As the most popular social network, Facebook wants to be the “be-all, end-all” destination for the web. The company knows an awful lot of information about its users. Here’s how to find out what it knows about you.
In a Nielsen Media research study from 2010, Facebook is the second-most visited website in the US, just behind Google. As of Q32016, Facebook reached 1.79 billion monthly active users. That is a lot of eyeballs that businesses want to reach.
Facebook is notorious for tracking you across the web through its Like and Share buttons. That’s right; every website with one of these buttons can potentially track you. And that data goes back to Facebook, where the company builds an advertising profile around you. Through the social network, we also voluntarily give up personal information and private details about our life. Facebook is likely to know where you live, work and play.
ProPublica has a Chrome extension that helps you figure out how Facebook collects your data. It’s easy to set up and use, but it doesn’t cover everything. For the rest, we’ll have to do it manually.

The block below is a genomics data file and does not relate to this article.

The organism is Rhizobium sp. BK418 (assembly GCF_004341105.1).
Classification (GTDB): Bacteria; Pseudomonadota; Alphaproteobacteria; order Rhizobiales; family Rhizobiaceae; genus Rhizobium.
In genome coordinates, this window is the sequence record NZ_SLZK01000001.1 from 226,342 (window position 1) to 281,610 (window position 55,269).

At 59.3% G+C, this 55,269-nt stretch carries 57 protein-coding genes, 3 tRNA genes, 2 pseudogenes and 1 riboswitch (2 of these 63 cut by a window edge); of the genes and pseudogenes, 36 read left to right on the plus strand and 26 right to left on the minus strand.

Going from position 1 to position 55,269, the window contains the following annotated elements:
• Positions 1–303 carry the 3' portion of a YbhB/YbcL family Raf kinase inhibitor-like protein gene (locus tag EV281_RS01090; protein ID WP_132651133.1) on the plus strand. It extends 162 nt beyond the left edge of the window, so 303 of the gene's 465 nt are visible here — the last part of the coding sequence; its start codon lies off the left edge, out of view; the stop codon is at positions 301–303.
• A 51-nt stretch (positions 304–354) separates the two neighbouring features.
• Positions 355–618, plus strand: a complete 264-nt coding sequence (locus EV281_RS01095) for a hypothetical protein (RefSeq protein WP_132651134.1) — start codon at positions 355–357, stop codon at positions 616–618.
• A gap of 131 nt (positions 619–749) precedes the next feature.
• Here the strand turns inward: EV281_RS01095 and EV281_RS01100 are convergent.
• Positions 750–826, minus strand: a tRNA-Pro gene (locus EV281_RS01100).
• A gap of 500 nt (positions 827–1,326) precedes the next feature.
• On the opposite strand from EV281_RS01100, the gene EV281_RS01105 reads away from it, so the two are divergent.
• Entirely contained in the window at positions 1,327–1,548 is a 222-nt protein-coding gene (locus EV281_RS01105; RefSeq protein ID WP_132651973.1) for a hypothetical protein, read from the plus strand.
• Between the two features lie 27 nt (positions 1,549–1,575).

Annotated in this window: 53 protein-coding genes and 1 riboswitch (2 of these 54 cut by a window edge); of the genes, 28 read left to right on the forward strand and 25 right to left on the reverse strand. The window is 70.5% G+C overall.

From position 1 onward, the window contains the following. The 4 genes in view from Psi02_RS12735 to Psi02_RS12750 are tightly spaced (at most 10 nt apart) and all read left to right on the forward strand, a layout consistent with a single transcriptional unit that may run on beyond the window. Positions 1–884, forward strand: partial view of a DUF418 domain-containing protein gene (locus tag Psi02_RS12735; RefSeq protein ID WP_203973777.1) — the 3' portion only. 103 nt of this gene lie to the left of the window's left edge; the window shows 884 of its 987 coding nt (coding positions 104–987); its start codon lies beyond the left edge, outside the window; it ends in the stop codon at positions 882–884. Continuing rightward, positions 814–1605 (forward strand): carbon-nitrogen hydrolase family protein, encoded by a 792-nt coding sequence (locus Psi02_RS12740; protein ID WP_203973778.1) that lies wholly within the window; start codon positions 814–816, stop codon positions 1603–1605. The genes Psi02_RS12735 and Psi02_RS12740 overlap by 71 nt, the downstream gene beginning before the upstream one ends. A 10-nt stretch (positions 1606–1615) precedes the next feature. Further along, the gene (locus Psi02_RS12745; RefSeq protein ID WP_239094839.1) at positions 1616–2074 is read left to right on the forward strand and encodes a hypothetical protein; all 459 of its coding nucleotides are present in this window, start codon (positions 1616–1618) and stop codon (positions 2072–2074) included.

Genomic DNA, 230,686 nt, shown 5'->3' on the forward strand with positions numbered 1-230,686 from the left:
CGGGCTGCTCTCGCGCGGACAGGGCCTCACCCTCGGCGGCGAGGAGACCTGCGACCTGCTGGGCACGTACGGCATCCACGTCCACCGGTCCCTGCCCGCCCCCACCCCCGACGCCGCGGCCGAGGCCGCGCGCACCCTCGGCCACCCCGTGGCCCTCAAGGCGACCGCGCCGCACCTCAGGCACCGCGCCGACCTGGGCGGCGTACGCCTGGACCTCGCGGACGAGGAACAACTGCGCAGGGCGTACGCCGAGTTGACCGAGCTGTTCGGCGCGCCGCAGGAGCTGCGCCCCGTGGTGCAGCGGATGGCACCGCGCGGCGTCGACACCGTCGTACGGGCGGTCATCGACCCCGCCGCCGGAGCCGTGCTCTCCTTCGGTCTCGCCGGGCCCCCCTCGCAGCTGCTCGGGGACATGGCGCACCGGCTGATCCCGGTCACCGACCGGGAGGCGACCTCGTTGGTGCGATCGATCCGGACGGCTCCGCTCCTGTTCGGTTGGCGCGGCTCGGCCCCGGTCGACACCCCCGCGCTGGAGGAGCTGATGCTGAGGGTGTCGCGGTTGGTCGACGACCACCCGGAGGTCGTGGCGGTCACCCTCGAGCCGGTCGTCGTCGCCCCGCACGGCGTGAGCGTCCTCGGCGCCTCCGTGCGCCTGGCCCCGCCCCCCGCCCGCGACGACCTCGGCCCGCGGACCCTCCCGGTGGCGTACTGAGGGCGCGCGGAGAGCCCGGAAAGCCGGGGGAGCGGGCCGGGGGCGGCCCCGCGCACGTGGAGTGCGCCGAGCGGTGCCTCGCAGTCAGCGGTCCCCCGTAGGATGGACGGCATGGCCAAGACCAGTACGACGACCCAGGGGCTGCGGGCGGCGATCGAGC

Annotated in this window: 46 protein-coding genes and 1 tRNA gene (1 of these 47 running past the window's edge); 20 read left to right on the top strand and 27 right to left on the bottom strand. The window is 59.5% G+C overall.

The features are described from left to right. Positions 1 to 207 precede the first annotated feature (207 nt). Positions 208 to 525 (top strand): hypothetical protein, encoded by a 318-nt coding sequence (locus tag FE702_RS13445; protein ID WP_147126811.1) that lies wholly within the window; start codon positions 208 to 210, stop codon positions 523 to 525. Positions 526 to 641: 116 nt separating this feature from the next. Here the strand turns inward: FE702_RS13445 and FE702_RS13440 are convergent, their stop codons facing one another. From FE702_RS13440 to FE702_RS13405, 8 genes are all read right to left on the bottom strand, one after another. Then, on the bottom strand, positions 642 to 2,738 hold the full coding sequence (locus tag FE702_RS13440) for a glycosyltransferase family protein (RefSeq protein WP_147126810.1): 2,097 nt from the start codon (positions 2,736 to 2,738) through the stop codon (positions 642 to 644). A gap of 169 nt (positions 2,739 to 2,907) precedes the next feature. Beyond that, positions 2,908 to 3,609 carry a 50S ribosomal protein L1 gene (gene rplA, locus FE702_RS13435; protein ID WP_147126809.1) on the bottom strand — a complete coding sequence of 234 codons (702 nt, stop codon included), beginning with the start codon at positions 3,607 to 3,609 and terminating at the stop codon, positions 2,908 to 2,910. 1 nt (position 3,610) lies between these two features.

Like Google, Facebook has a section on its website that shows what kinds of categories it thinks you like, based on posts you’ve liked and shared. To find it, go to General Account Settings > Ads > Ads based on my preferences.
In the middle of the page you’ll see a section called Interests. Each tile represents an interest and Facebook organizes the interests under different categories such as:
- Business and industry
- Hobbies and activities
- Travel, places, and events
- Food and drink
- Lifestyle and culture
Unlike Google, where you can stop how the company collects your data through activities, Facebook doesn’t let you do this. You can remove each interest to make sure you don’t see ads about it, but you’ll still see ads. The ads just won’t be as relevant to you.
The most interesting section is Lifestyle and culture. This is where you’ll find personal things that Facebook knows about you: political views, sexual orientation, your location, etc. Granted, most people willingly give up this sort of information. But it can still be disconcerting to see them in an advertising profile. Sources that Facebook uses includes your profile, location, activity (especially likes) and websites you visit besides Facebook.
If you see an ad in your newsfeed, you can click on the arrow on the upper right of the post. Then, you’ll see options like “Hide ad” and “Why am I seeing this?”